June 6th, 2014 | Chris Lloyd

What a brand “relationship” is not

Not a brand

“Most of us go through life finding it hard enough to have good relationships with the real people in our life. Let alone all the brands we buy.”

-Bruce McColl, Global CMO, Mars

Marketers seem to like the word “relationship.” It’s nice. It means that there is a bond created between your brand and your consumer, that they’re committed to you in some way. However, it’s a metaphor. A Metaphor for the way people connect with other people. It’s often a mistake to use a word like “relationship” when thinking about how your consumer connects with your brand. The great majority of people (77% to be exact.) say they DO NOT have any relationship with a brand.1

Why is this distinction important? When you assume you have a “relationship” with your customer it often leads to the wrong kind of thinking, the wrong kinds of plans. The danger, is assuming they have interest. Assuming they will engage. Assuming they will become loyal. Most often, consumers are none of these things. Just to illustrate the point, 72% of Coke drinkers also drink Pepsi. 4 Not exactly an exclusive relationship for either brand.

Brand is often a one-way street. Your brand makes a promise to a consumer about what kind of product it is. It helps consumers understand what your product promises to deliver. Will it be easy? Fun? Stylish? What kind of person is it for? It’s a relationship based on utility, not love. It’s about meaning anything to a lot of people, vs. meaning a lot to just a few people.

A good example of an appropriate brand relationship is illustrated through a recent campaign for Pacific Place, a client of ours. They’re a shopping center in downtown Seattle that needed a fresh approach to their marketing. The goal was to drive more stylish feet through their doors.

Brand was certainly part of the equation. We laid claim to their urban identity and told consumers they could add variety to their day if they came in. The messaging made for an altogether honest promise from Pacific Place to shoppers about what kind of place it was and broadcast that message in television, radio and sponsored Facebook. No interaction required for that message, just know what Pacific Place can provide.

As an added incentive to spark action, we layered on an SMS campaign. The SMS program allowed the brand to offer shoppers the weekly discounts via text message. Just opt in. Contacting someone via mobile phone would be considered a pretty deep interaction and it might have been a mistake to say we now had a “relationship” with these shoppers. But, there was no mistaking what the “relationship” was about. It was about utility. Delivering compelling discounts was the appropriate type of messaging to get them to come back through the doors. It was never forgotten that a deal or a discount is the number one reason people sign up for mobile programs or become fans of Facebook Pages.1,2,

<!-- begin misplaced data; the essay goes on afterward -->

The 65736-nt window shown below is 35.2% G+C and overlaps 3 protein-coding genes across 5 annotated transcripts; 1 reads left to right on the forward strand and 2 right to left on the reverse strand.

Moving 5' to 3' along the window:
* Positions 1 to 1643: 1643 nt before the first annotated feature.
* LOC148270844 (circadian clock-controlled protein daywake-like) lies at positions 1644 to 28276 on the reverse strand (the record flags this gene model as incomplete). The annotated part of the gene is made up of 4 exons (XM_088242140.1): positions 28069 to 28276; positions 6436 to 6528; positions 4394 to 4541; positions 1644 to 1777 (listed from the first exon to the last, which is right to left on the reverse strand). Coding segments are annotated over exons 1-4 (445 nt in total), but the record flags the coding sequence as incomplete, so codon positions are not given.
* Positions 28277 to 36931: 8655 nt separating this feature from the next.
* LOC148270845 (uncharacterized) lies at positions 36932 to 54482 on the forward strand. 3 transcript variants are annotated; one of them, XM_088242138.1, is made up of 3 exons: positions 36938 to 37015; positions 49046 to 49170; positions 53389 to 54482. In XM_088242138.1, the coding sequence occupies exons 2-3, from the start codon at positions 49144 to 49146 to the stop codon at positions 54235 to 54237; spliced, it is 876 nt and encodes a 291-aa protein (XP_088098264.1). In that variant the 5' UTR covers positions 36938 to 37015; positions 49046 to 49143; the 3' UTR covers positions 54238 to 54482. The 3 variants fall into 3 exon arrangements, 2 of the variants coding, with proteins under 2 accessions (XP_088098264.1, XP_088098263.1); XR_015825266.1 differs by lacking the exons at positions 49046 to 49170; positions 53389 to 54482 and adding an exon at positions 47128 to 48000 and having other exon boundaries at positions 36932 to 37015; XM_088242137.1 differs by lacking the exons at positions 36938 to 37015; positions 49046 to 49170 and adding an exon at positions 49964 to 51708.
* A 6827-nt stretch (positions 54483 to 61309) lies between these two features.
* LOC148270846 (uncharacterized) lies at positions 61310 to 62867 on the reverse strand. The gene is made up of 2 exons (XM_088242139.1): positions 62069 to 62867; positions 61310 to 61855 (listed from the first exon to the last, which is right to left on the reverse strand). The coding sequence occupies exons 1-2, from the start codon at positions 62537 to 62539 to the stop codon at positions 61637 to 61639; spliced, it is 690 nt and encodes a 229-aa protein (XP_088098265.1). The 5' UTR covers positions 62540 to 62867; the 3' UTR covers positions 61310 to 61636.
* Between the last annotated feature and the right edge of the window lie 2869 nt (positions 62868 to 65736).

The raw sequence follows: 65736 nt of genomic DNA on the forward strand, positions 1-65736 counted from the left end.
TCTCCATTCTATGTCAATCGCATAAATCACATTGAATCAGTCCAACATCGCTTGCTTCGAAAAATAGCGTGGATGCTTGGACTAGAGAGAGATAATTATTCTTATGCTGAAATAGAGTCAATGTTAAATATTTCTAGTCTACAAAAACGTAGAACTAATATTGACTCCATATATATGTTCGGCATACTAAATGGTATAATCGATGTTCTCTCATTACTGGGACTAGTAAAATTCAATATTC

Pacific Place was able to communicate with shoppers more often, shoppers got a discount on products they wanted, the offers were redeemed at a profit for the tenants. Everybody won. You can see a more complete campaign summary here: Pacific Place 2014

There are 2 takeaways here.

1.) Consider carefully how deep your expect your brand’s “relationship” to be with your consumers. Do not forsake reach for engagement, do not assume that your consumer will participate and do not believe that the “relationships” between consumer and brand are important beyond a mental shortcut for how to buy.

2.) The other takeaway is that creativity is more important than ever. To create these mental shortcuts in the minds of your buyers, your brand must overcome apathy. Creativity that surprises, delights, gets reactions is what will create meaning. Use all the tools available; social media, broadcast media, stunts, events, content, etc., but never lose sight that the role in this “relationship” is to inspire and give more than you ask.


Inspired by “How not to fail”, Martin Weigel, Head of Planning, Weiden and Kennedy, Amsterdam.

1: “Three Myths About What Customers Want.” Karen Freeman, Karen, Spenner, Patrick, Bird, Anna. Harvard Business Review Blog Network. May, 23 2012

2: Spenner, Patrick and Freeman, Karen. “ To keep your Customers, Keep it Simple”. Harvard Business Review. May, 2012

3: “Special Offers Get Mobile Users to Opt in.” E-Marketer. April, 16 2012


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